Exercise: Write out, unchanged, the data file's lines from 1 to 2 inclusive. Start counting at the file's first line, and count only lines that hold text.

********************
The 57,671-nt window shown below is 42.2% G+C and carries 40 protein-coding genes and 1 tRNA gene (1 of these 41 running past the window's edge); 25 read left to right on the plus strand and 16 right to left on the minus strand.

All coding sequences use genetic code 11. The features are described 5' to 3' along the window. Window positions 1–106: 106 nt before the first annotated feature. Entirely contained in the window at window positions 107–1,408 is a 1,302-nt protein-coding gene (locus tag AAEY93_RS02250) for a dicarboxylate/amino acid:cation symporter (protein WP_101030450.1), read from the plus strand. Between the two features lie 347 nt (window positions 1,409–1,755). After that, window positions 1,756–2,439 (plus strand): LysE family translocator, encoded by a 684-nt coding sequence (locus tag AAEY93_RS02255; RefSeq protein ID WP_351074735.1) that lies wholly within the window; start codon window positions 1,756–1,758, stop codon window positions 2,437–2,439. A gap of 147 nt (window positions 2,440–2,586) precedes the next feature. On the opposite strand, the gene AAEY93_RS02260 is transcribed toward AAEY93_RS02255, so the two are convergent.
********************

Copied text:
The 57,671-nt window shown below is 42.2% G+C and carries 40 protein-coding genes and 1 tRNA gene (1 of these 41 running past the window's edge); 25 read left to right on the plus strand and 16 right to left on the minus strand.

All coding sequences use genetic code 11. The features are described 5' to 3' along the window. Window positions 1–106: 106 nt before the first annotated feature. Entirely contained in the window at window positions 107–1,408 is a 1,302-nt protein-coding gene (locus tag AAEY93_RS02250) for a dicarboxylate/amino acid:cation symporter (protein WP_101030450.1), read from the plus strand. Between the two features lie 347 nt (window positions 1,409–1,755). After that, window positions 1,756–2,439 (plus strand): LysE family translocator, encoded by a 684-nt coding sequence (locus tag AAEY93_RS02255; RefSeq protein ID WP_351074735.1) that lies wholly within the window; start codon window positions 1,756–1,758, stop codon window positions 2,437–2,439. A gap of 147 nt (window positions 2,440–2,586) precedes the next feature. On the opposite strand, the gene AAEY93_RS02260 is transcribed toward AAEY93_RS02255, so the two are convergent.